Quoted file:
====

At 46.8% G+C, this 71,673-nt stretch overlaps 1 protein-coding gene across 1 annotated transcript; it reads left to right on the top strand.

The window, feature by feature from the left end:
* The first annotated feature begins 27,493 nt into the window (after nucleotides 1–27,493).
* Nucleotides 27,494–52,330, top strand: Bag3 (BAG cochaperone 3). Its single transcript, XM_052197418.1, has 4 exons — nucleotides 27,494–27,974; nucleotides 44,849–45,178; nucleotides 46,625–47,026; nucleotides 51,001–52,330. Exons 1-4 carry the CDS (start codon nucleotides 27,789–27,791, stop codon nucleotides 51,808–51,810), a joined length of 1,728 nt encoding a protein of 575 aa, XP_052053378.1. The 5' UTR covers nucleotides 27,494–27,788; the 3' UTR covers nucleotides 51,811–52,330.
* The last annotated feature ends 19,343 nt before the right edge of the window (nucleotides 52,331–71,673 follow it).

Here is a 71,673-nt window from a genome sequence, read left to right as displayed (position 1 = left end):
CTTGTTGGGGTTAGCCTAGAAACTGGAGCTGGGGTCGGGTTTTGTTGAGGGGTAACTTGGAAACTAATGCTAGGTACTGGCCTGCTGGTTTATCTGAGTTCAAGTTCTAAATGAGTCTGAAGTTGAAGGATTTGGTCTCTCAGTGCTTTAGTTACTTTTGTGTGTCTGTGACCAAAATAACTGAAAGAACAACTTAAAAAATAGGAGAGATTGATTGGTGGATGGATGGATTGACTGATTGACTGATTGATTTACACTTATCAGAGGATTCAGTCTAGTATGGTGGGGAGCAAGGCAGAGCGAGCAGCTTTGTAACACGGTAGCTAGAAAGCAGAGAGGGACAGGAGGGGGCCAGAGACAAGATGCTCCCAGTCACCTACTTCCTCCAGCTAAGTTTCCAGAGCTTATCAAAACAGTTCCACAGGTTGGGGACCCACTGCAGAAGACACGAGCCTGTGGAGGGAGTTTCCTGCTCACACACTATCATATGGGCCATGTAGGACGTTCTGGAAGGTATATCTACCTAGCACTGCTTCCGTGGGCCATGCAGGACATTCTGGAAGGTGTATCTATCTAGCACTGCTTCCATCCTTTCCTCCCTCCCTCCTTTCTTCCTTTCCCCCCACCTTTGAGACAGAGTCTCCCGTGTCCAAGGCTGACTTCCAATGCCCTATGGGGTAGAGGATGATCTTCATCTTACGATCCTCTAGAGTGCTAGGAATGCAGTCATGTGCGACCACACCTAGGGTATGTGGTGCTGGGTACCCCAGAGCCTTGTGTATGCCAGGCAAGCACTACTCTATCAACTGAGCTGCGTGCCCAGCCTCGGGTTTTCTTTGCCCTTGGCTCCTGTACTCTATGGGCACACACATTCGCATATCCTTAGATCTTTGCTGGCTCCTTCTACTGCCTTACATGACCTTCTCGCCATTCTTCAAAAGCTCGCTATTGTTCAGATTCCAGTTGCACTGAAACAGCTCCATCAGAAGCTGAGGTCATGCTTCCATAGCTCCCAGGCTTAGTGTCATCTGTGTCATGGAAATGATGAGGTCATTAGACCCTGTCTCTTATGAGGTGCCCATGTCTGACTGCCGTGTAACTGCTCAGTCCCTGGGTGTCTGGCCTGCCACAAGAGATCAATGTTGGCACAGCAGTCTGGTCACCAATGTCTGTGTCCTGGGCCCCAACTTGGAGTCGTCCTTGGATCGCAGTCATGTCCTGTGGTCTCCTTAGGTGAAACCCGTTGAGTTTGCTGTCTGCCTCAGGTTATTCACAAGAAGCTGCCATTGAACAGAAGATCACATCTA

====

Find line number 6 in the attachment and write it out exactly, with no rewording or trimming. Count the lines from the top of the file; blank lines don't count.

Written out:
Here is a 71,673-nt window from a genome sequence, read left to right as displayed (position 1 = left end):